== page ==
Intoductory material
Molecular Electronics Group

The Kondo effect in quantum dots (QDs) - artificial magnetic impurities - attached to ferromagnetic leads is studied with the numerical renormalization group (NRG) method. It is shown that the QD level is spin-split due to presence of ferromagnetic electrodes, leading to a suppression of the Kondo effect. We find that the Kondo effect can be restored by compensating this splitting with a magnetic field. Although the resulting Kondo resonance then has an unusual spin asymmetry with a reduced Kondo temperature, the ground state is still a locally-screened state, describable by Fermi liquid theory and a generalized Friedel sum rule, and transport in the unitary limit is not spin dependent.

The effect of a gate voltage (Vg) on the spin-splitting of an electronic level in a quantum dot attached to ferromagnetic leads is studied in the Kondo regime using a generalized numerical renormalization group technique. We find that the Vg-dependence of the QD level spin-splitting strongly depends on the shape of the density of states (DOS). For one class of DOS shapes there is nearly no Vg-dependence, for another, Vg can be used to control the magnitude and sign of the spin-splitting, which can be interpreted as a local exchange magnetic field. We find that the spin-splitting acquires a new type of logarithmic divergence. We give an analytical explanation for our numerical results and explain how they arise due to spin-dependent charge fluctuations.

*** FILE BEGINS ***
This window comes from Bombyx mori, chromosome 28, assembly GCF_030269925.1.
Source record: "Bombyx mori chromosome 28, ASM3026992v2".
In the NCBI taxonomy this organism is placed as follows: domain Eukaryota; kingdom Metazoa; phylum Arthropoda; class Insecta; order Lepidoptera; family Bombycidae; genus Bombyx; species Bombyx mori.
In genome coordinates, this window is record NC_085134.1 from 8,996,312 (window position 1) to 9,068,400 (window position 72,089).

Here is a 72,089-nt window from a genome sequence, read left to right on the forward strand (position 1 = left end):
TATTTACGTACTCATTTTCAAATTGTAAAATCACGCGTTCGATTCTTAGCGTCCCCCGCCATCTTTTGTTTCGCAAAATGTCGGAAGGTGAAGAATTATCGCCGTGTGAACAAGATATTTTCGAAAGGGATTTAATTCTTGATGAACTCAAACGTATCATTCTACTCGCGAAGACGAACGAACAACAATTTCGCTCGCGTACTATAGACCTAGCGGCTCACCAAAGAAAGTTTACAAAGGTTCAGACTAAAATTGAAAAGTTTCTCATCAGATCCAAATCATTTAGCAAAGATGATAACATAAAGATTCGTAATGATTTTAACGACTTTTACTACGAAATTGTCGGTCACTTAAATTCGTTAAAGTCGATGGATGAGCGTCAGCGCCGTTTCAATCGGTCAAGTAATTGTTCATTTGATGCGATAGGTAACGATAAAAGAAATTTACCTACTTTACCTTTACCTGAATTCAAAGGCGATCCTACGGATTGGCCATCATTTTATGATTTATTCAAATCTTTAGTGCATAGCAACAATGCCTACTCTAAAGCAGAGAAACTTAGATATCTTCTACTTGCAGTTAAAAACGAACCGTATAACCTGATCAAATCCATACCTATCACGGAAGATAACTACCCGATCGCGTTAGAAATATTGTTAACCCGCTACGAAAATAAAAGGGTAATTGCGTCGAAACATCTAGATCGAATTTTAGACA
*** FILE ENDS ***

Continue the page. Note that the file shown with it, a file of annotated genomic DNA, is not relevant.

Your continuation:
Recent experiments measuring the emission of exciton recombination in a self-organized single quantum dot (QD) have revealed that novel effects occur when the wetting layer surrounding the QD becomes filled with electrons, because the resulting Fermi sea can hybridize with the local electron levels on the dot. Motivated by these experiments, we study an extended Anderson model, which describes a local conduction band level coupled to a Fermi sea, but also includes a local valence band level. We are interested, in particular, on how many-body correlations resulting from the presence of the Fermi sea affect the absorption and emission spectra. Using Wilson's numerical renormalization group method, we calculate the zero-temperature absorption (emission) spectrum of a QD which starts from (ends up in) a strongly correlated Kondo ground state. We predict two features: Firstly, we find that the spectrum shows a power law divergence close to the threshold, with an exponent that can be understood by analogy to the well-known X-ray edge absorption problem. Secondly, the threshold energy ω0 - below which no photon is absorbed (above which no photon is emitted) - shows a marked, monotonic shift as a function of the exciton binding energy Uexc.

The simplest mesoscopic circuits that go beyond single dot devices in their complexity are double dot devices . These 'artificial molecules' have been extensively studied both theoretically and experimentally: They may give rise to stochastic Coulomb blockade and peak splitting, can be used as single electron pumps, were proposed to measure high frequency quantum noise, and are building blocks for more complicated mesoscopic devices such as turn-stiles or cellular automata. Double dots also have interesting degeneracy points where quantum fluctuations may lead to unusual strongly correlated states.

We study a symmetrical double quantum dot system with strong capacitive inter-dot coupling using renormalization group methods. The dots are attached to separate leads, and there can be a weak tunneling between them. In the regime where there is a single electron on the DD the low-energy behavior is characterized by an SU(4)-symmetric Fermi liquid theory with entangled spin and charge Kondo correlations and a phase shift π/4. Application of an external magnetic field gives rise to a large magneto-conductance and a crossover to a purely charge Kondo state in the charge sector with SU(2) symmetry. In a four lead setup we find perfectly spin polarized transmission.